For half a century, he has been carrying his irresistible velvet stamp
For half a century, he has been carrying his irresistible velvet stamp, his silhouette of an English dandy and his swaying melodies, which sway at the top of the charts. Casual wick, gray eyes and content sex appeal, Bryan Ferry remains, next to the flamboyant Bowie, the other icon of glam rock, a genre that emerged from across the Channel at the dawn of the 1970s, between the hippie and punk movements. . Burning with pure energy and daring synth instilled by Brian Eno with his group Roxy Music – whose cult covers with provocative pin-ups make fans panic – this son of a peasant turned miner from the north of England, passed by the Beaux-Arts in Newcastle, electrifies the British scene with a decadent rock, breathless and stylish, whose futurism is mixed with romanticism. From the magnetic Do the Strand and Love Is the Drug to the sensual Avalon via Jealous Guy or Slave to Love, the singer and pianist with an insolent class poses, solo, as a charming crooner. Crossing fashions with absolute elegance, this lover of art, cycling and jazz, inspired by Marcel Duchamp and Billie Holiday, has never stopped reinventing himself.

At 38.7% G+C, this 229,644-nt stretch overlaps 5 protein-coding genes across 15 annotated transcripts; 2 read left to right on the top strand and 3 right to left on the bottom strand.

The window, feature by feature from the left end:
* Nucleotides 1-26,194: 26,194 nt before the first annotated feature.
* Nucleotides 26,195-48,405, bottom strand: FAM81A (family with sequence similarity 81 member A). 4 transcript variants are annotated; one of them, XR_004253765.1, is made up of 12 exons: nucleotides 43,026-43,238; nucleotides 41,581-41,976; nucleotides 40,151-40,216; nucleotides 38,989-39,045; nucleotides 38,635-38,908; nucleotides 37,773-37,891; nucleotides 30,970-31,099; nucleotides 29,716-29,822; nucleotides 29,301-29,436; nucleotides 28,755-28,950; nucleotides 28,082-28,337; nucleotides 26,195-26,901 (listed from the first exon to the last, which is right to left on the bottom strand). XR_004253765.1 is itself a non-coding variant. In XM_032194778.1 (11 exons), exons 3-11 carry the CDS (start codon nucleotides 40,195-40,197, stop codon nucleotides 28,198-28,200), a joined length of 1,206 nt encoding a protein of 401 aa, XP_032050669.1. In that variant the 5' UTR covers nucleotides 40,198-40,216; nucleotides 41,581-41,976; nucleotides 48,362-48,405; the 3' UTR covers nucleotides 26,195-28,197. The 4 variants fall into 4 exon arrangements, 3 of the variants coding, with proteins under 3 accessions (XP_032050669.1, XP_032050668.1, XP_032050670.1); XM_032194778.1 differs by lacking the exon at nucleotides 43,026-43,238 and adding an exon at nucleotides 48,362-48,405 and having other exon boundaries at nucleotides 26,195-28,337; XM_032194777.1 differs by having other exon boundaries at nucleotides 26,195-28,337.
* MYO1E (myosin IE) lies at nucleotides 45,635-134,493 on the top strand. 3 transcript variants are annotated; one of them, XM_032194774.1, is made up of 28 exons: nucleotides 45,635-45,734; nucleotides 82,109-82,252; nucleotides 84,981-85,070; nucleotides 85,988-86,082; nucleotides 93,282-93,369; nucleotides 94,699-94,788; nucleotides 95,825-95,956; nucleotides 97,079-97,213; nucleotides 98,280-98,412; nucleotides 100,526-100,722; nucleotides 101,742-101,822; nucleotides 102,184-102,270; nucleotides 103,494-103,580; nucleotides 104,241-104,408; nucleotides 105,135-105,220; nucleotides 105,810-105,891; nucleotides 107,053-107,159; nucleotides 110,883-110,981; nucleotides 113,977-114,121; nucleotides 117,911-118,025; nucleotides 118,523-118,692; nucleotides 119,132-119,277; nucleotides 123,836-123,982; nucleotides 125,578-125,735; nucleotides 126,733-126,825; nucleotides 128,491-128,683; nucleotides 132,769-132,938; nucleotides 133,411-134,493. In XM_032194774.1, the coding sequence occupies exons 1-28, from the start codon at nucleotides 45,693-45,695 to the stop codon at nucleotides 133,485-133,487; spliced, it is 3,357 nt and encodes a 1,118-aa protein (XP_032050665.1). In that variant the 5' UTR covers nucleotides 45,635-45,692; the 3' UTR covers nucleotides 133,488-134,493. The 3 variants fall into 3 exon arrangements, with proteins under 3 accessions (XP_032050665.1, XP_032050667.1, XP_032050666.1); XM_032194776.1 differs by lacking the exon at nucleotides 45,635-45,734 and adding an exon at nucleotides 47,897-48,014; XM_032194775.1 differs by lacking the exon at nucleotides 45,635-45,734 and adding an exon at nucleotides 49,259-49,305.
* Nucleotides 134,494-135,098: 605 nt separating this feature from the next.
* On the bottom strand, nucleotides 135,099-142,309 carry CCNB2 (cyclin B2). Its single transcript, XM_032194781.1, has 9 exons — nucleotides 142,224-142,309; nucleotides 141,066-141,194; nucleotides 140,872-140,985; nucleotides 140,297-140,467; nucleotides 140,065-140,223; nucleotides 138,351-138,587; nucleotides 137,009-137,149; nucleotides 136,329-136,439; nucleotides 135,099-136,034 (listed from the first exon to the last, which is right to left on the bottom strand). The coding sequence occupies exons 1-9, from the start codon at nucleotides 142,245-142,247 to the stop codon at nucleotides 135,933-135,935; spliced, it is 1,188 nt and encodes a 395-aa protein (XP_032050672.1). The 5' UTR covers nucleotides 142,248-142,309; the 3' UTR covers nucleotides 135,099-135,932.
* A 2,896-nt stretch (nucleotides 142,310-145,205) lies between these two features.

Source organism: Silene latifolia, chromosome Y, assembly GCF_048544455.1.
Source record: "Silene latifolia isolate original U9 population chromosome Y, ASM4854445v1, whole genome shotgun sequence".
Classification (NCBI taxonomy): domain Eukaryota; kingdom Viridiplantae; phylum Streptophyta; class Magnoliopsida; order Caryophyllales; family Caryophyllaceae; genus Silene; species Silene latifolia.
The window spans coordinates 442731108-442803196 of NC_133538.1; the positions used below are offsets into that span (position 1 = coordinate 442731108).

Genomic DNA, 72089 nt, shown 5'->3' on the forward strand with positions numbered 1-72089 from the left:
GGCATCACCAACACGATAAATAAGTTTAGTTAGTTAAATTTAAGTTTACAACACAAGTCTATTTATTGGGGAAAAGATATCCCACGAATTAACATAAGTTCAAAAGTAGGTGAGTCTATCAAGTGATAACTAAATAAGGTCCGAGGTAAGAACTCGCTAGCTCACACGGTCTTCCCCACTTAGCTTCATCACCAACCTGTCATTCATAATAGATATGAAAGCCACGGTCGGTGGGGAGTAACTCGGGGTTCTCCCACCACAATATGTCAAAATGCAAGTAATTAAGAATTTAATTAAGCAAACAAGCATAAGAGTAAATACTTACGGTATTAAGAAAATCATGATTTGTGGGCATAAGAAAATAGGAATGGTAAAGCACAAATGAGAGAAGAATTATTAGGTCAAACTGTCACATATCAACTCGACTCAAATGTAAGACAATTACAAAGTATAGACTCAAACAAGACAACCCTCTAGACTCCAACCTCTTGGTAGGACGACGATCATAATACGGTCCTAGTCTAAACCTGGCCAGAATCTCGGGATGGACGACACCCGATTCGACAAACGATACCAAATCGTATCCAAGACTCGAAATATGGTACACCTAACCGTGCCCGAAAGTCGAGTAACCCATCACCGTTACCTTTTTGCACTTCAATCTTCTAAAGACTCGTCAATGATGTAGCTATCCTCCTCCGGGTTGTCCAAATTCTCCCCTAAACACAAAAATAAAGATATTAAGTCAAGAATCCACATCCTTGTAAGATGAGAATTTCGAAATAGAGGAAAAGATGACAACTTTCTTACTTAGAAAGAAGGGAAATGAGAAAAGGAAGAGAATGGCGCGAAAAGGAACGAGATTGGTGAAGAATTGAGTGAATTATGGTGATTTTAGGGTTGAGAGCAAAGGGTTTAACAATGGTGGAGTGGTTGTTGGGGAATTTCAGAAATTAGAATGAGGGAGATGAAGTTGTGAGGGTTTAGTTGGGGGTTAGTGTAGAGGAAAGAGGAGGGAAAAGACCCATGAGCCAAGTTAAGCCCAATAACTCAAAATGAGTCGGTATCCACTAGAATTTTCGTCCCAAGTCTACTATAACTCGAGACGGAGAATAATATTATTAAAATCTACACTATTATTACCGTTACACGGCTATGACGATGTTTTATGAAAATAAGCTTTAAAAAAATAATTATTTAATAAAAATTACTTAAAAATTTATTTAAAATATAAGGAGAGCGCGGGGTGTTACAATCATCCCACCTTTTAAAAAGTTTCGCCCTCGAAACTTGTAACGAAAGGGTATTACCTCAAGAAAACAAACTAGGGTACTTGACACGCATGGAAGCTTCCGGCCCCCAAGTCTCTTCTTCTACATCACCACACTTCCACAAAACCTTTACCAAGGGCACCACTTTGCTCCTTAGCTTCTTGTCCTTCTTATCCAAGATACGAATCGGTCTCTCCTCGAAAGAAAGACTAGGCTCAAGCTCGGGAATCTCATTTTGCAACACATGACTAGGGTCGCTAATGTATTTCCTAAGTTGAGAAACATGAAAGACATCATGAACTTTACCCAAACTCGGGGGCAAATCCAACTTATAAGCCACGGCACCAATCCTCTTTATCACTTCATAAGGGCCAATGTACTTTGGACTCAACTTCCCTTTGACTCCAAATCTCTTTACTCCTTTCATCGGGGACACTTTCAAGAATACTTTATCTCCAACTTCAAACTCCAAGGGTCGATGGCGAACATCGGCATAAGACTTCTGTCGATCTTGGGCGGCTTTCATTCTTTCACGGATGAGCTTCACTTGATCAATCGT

Through the heartfelt account of his life by Bryan Ferry himself, who considers music to be a total art, this documentary traces the journey of the gentleman rocker who grew up in working-class England after the war. Child of Swinging London and its excesses as much as a sacred star of the eighties, this avant-garde esthete, returned from addictions and honors, seduced by his simplicity, praising his “luck” as a leitmotif: loving family, stimulating mentor (the artist Richard Hamilton), early success … To the bewitching rhythm of his concerts – and a funny sequence where the icon plays his role in the Breakfast included series with Marie-Christine Barrault – this rock epic also recounts the spirit British pop, which still infuses groups like Franz Ferdinand or even the Canadians Arcade Fire.
Catherine Ulmer Lopez
Les Films de la Butte, Naoko Films
ARTE France, RTBF – Radio Télévision Belge Francophone